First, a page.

Trying to restrain a person’s natural tendencies can lead to a doubling-back in force from those tendencies, resulting in something that echoes real humanity but is pushed so far to the point where we indeed become animals again. But at the same time, as said above, human civilization has evolved past the point of many human instinctual drives; unleashing those onto a world not designed for them can have disastrous consequences. The film doesn’t give any conclusive answers to this, and I won’t condescend to you by pretending that I have any to give either. But the way this film presents all of these ideas, it’s another situation like The Killing Of A Sacred Deer where I want to understand what is being said. It draws you in and doesn’t let you go until long after the credits stop rolling.

All in all, I could have completely missed the point of everything here. The film’s so tightly-compacted with ideas and subtext that I could be going about this in the completely wrong fashion. But quite frankly, when looking at a film this engrossing, I’d prefer to just let my mind wonder and ponder on its own. The acting is fantastic, the visuals are outright stunning, the atmosphere starts off on an incredibly tense note and only deepens from there, and the writing goes over so much of human primality in such a learned fashion that, even if some of its main intents flew over my head, I still have no doubt that this film has a distinct purpose. One that I am more than willing to open myself up to.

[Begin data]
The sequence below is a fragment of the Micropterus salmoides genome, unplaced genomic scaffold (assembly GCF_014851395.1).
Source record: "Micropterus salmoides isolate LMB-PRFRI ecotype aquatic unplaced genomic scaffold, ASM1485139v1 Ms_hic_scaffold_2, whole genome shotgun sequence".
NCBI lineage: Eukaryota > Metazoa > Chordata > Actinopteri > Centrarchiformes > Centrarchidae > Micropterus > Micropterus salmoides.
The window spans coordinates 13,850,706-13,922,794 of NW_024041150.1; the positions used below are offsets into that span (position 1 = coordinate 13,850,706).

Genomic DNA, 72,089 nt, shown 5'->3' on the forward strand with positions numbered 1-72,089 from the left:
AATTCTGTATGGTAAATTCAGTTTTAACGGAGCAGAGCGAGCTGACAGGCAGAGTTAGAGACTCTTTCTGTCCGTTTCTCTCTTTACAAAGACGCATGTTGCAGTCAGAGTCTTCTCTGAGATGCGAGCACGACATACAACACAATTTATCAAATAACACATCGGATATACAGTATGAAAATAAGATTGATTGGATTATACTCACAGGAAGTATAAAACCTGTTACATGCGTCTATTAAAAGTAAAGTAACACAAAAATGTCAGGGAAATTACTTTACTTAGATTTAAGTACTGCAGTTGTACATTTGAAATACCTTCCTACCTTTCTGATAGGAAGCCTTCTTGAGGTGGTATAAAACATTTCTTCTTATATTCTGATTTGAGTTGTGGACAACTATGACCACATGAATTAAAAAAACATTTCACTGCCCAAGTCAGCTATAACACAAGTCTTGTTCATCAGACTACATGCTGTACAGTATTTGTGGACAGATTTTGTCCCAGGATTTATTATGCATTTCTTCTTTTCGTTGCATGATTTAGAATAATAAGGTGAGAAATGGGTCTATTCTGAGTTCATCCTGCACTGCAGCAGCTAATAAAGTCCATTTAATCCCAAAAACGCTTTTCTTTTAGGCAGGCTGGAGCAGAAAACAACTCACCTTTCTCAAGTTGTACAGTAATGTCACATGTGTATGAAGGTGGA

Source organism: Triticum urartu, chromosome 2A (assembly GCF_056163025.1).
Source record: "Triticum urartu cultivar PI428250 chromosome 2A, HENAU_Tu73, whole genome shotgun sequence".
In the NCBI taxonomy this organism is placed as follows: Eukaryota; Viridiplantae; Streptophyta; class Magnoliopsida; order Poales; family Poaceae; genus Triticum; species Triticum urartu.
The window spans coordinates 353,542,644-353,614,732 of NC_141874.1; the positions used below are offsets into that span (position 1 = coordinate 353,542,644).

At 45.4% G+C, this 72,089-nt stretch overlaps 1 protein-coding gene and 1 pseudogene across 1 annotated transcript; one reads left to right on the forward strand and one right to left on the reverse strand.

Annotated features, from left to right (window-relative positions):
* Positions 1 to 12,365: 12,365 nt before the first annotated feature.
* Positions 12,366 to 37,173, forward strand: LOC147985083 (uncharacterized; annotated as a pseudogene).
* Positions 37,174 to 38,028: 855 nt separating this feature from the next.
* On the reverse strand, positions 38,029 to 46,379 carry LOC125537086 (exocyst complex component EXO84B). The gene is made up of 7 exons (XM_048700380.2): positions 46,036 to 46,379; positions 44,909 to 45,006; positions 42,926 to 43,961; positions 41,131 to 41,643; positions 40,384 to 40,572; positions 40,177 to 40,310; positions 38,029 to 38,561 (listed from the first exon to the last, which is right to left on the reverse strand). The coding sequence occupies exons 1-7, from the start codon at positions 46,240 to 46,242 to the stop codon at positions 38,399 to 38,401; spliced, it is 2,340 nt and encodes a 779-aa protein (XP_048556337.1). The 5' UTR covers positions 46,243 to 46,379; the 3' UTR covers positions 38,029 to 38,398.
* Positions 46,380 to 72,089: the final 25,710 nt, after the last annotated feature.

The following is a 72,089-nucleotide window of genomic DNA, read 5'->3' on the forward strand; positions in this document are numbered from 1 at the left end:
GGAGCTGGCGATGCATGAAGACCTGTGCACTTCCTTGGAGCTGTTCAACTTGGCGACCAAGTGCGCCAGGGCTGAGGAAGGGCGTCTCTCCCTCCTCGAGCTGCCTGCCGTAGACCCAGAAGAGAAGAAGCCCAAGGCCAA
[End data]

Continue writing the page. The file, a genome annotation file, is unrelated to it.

It ranks higher than John Wick: Chapter 2, as all the love I have for world-building still can’t measure up to how hypnotizing this film is. Again, I could be talking completely out of my ass during this whole review, but the way this film presents its ideas, it made me want to decode them; any film that gets me in that mode of thinking deserves all the praise I can give it. However, as intriguing as this is as a piece of film, its credibility as a horror film isn’t quite as strong as Get Out, a film that may dip into the silly at moments but then goes right back to the deep end at others in terms of putting one’s teeth on edge.